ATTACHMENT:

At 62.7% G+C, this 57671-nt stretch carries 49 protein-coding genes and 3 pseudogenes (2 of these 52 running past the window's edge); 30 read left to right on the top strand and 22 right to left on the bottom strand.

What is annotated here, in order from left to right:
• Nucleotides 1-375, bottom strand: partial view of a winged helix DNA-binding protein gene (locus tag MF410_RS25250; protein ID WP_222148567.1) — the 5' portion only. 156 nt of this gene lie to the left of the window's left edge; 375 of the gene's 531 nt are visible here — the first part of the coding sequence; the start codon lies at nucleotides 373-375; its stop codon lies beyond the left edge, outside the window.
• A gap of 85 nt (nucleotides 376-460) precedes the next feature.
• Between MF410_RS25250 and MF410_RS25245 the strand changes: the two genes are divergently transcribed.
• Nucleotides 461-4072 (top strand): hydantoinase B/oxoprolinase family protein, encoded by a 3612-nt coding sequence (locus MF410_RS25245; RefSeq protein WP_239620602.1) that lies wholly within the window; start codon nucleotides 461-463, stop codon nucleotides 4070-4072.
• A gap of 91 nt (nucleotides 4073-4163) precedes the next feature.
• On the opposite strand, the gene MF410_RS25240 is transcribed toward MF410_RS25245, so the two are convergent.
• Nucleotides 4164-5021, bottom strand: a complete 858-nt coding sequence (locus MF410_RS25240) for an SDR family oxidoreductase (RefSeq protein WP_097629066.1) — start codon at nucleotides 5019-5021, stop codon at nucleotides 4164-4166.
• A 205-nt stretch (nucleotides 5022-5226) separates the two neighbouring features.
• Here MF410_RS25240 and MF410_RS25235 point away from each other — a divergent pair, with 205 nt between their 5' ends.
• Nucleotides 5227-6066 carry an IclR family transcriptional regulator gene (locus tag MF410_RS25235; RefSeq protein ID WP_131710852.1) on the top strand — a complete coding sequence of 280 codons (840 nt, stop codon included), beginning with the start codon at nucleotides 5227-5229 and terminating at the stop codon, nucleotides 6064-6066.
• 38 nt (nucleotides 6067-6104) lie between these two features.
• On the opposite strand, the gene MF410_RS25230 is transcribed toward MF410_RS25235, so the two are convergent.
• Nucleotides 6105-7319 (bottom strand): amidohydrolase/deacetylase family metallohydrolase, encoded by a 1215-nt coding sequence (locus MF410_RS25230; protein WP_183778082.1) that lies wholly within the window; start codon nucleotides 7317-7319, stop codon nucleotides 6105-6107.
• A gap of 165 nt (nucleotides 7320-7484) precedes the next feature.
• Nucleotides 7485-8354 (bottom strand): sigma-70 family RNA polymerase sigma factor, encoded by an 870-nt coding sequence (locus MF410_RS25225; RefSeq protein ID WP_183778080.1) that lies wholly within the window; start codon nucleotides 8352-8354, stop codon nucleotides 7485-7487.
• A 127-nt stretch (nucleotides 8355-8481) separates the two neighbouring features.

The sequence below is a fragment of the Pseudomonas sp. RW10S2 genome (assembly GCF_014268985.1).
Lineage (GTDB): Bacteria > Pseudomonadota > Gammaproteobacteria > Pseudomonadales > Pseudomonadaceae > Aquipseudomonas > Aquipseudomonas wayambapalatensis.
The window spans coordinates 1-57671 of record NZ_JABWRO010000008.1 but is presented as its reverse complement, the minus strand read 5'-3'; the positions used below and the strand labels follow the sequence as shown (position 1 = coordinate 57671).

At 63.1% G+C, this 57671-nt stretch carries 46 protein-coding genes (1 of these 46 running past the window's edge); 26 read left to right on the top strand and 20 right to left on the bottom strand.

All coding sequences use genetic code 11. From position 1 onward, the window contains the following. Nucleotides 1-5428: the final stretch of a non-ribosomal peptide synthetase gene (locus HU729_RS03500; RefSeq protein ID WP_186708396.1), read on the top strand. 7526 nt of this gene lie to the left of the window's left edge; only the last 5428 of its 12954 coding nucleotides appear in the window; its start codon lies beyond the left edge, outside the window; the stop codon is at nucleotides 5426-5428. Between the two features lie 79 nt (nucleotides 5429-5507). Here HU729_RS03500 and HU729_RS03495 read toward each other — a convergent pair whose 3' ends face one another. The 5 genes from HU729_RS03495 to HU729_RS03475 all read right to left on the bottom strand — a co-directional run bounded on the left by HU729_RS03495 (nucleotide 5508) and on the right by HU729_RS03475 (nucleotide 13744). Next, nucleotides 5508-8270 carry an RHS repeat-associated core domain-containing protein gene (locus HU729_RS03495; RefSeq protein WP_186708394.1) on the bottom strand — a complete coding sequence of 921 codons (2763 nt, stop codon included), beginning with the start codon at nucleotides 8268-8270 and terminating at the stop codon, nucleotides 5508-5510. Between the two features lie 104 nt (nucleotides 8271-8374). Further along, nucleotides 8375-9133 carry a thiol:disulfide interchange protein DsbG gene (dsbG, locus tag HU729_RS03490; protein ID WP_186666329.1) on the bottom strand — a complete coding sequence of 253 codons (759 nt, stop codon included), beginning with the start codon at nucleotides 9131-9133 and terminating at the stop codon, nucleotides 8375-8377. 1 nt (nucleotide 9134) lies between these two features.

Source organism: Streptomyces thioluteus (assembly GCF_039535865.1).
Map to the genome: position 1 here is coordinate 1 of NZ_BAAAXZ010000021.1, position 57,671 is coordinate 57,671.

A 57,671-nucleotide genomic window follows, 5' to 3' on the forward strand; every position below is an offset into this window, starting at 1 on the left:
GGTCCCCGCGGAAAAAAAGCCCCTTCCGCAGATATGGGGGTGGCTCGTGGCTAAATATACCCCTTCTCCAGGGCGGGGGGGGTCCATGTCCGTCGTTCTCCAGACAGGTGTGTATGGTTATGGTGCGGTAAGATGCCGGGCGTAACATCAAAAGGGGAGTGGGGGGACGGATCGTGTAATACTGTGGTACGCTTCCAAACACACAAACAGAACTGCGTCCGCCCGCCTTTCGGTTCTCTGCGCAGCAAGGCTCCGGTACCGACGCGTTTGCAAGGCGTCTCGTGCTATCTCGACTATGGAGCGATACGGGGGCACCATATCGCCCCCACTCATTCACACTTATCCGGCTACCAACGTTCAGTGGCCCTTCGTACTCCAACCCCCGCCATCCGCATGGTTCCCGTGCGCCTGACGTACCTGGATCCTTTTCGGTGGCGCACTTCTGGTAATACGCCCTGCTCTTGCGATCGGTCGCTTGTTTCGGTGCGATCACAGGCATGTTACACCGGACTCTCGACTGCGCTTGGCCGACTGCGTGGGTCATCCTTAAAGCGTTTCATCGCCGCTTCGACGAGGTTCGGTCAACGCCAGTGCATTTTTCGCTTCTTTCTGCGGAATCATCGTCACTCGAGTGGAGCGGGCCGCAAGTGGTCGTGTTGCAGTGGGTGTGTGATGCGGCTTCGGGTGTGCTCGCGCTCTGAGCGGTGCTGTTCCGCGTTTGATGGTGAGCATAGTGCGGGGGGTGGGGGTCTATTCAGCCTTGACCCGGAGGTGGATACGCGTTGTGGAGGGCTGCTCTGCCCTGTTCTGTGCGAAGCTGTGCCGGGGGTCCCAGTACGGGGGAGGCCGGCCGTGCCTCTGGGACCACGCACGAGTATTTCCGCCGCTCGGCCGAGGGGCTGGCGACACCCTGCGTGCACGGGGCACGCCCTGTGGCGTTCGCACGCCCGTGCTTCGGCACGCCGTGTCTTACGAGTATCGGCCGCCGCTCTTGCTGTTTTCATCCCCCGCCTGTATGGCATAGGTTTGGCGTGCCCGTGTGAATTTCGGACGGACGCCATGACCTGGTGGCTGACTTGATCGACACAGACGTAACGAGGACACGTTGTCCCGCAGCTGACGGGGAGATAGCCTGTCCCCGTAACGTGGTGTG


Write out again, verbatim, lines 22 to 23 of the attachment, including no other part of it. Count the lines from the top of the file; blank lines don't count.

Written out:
At 63.1% G+C, this 57671-nt stretch carries 46 protein-coding genes (1 of these 46 running past the window's edge); 26 read left to right on the top strand and 20 right to left on the bottom strand.

All coding sequences use genetic code 11. From position 1 onward, the window contains the following. Nucleotides 1-5428: the final stretch of a non-ribosomal peptide synthetase gene (locus HU729_RS03500; RefSeq protein ID WP_186708396.1), read on the top strand. 7526 nt of this gene lie to the left of the window's left edge; only the last 5428 of its 12954 coding nucleotides appear in the window; its start codon lies beyond the left edge, outside the window; the stop codon is at nucleotides 5426-5428. Between the two features lie 79 nt (nucleotides 5429-5507). Here HU729_RS03500 and HU729_RS03495 read toward each other — a convergent pair whose 3' ends face one another. The 5 genes from HU729_RS03495 to HU729_RS03475 all read right to left on the bottom strand — a co-directional run bounded on the left by HU729_RS03495 (nucleotide 5508) and on the right by HU729_RS03475 (nucleotide 13744). Next, nucleotides 5508-8270 carry an RHS repeat-associated core domain-containing protein gene (locus HU729_RS03495; RefSeq protein WP_186708394.1) on the bottom strand — a complete coding sequence of 921 codons (2763 nt, stop codon included), beginning with the start codon at nucleotides 8268-8270 and terminating at the stop codon, nucleotides 5508-5510. Between the two features lie 104 nt (nucleotides 8271-8374). Further along, nucleotides 8375-9133 carry a thiol:disulfide interchange protein DsbG gene (dsbG, locus tag HU729_RS03490; protein ID WP_186666329.1) on the bottom strand — a complete coding sequence of 253 codons (759 nt, stop codon included), beginning with the start codon at nucleotides 9131-9133 and terminating at the stop codon, nucleotides 8375-8377. 1 nt (nucleotide 9134) lies between these two features.